Preparing For A First Visit To The Podiatrist: Three Things To Know

Visiting a podiatrist can make some people feel nervous, particularly if they have a fungal infection or other condition that might seem embarrassing. It's important to remember that a podiatrist is there to help you deal with any foot conditions you may have. You can make the experience a bit easier by using the following tips before you have your first appointment with a podiatrist.

Wear Comfortable Shoes

Wearing heels or other shoes that might be uncomfortable can irritate any conditions you already have, and they can make it more difficult for the podiatrist to get a clear view of the everyday condition of your feet. Additionally, you'll want to make sure your feet are comfortable on the way home in case the podiatrist decides to perform any minor procedures during the visit, such as removing a corn from your foot.

Keep Your Nails Clear

You may be tempted to put your best "foot" forward by painting your nails or having a pedicure before the appointment. However, the nail polish can prevent the podiatrist from performing a thorough examination. For example, if you have a fungal infection in your toes, the polish will obstruct his or her view, making it difficult to diagnose the problem or its severity. You can wash your feet and trim your nails before the visit, but avoid other grooming activities that can make the podiatrist's job more difficult to complete.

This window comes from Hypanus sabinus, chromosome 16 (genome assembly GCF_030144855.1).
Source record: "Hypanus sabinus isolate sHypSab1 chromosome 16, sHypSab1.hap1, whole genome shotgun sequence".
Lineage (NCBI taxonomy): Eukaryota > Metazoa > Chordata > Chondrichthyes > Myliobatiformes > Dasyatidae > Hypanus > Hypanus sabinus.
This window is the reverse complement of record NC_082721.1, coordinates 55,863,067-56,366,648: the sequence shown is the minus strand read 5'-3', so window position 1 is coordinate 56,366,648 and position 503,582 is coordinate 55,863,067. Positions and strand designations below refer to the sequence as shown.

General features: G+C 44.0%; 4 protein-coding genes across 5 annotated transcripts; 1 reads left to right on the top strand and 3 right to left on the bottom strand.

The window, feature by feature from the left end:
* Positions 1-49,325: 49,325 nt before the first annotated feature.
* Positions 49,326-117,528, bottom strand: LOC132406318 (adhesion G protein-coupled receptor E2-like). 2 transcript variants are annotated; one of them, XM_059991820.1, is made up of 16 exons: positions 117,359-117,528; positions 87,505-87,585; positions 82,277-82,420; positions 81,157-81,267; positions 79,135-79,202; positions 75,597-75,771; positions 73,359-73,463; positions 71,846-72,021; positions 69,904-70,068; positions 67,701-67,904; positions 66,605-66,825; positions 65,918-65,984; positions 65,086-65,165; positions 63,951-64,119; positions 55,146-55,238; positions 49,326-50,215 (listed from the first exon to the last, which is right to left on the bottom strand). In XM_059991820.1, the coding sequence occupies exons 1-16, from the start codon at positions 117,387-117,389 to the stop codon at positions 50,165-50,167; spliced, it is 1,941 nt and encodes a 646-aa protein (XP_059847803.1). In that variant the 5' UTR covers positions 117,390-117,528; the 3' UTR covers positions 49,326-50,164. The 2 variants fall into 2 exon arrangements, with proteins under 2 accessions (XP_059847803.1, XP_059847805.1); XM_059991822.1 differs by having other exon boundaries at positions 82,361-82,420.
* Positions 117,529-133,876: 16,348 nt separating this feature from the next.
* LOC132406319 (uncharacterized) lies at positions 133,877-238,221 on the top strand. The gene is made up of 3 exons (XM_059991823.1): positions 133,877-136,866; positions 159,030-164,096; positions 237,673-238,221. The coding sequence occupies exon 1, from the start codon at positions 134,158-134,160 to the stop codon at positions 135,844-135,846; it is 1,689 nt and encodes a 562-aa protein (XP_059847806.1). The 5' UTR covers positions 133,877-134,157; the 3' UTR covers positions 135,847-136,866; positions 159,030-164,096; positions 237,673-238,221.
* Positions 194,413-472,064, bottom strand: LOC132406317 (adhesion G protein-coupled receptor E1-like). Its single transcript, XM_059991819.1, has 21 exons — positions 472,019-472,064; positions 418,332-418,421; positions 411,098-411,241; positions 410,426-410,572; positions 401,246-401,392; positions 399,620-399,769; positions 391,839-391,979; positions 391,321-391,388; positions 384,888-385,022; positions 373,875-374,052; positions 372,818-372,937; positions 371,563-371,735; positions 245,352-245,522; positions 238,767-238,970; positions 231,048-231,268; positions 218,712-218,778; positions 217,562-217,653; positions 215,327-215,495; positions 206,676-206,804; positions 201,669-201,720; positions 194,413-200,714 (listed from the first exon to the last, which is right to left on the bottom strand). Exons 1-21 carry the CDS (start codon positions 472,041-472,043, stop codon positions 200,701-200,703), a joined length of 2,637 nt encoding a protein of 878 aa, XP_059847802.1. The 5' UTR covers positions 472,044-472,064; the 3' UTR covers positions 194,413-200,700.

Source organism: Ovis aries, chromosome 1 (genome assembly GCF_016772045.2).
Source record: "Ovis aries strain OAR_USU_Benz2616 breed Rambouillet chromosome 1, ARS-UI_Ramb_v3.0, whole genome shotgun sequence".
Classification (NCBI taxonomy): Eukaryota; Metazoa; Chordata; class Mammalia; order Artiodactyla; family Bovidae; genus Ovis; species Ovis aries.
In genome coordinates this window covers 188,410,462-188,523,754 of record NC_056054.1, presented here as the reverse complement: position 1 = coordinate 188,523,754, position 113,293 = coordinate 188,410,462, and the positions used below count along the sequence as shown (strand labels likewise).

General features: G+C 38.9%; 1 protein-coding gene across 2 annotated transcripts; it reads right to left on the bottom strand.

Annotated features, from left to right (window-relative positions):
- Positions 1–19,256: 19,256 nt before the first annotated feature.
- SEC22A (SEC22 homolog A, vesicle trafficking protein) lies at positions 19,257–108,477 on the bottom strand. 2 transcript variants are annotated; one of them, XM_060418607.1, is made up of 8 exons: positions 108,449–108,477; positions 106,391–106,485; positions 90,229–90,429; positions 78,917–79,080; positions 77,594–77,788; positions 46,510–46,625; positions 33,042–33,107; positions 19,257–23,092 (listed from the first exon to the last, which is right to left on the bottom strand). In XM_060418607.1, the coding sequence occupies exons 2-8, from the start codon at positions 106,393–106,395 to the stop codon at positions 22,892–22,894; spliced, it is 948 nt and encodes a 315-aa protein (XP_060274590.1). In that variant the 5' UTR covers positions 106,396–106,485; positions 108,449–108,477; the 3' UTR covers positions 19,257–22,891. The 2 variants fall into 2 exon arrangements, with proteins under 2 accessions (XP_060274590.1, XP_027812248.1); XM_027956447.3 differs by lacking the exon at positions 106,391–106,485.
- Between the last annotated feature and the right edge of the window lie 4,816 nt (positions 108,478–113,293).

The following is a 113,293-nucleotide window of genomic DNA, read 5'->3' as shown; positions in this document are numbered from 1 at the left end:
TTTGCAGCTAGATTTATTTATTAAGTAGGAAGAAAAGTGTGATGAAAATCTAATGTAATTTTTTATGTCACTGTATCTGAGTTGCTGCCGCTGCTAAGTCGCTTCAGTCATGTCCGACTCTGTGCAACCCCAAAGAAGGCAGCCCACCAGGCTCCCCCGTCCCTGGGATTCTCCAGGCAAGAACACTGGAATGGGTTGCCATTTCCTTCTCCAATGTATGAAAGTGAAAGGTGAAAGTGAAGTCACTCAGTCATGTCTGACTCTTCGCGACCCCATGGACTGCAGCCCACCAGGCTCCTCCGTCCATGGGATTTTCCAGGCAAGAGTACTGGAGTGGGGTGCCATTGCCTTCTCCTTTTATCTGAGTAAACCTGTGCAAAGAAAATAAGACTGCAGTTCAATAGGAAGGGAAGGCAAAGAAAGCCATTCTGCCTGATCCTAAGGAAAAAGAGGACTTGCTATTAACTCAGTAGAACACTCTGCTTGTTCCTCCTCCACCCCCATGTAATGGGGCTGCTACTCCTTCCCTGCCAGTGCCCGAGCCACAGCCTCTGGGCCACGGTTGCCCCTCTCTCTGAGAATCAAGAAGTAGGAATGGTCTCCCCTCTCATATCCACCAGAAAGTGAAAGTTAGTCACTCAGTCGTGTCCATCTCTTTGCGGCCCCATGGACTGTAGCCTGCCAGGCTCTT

Bring Your Complete Medical History

While it may not seem important for your podiatrist to know all of your medical history, it can actually be essential in providing the care you need. For example, patients with diabetes may have specific issues with circulation, ulcers, and foot pain. Knowing this information about your history in advance can help the doctor determine the proper course of treatment for a variety of conditions. Another example of something they should know might be a heart condition that requires you to take blood thinners. Patients on blood thinners may require extra care before undergoing minor surgeries to prevent excessive blood loss. No detail is too small, so be sure to let your podiatrist know about any and all medical conditions you have as well as any prescriptions you might be taking.

Be sure to discuss the reasons for your visit when you see your podiatrist, and as with any visit to a doctor, follow his or her instructions to ensure your continued health. You can also request that the podiatrist share information about your visit with your primary care physician so your entire medical team is on the same page. For more tips, contact you local podiatry clinic.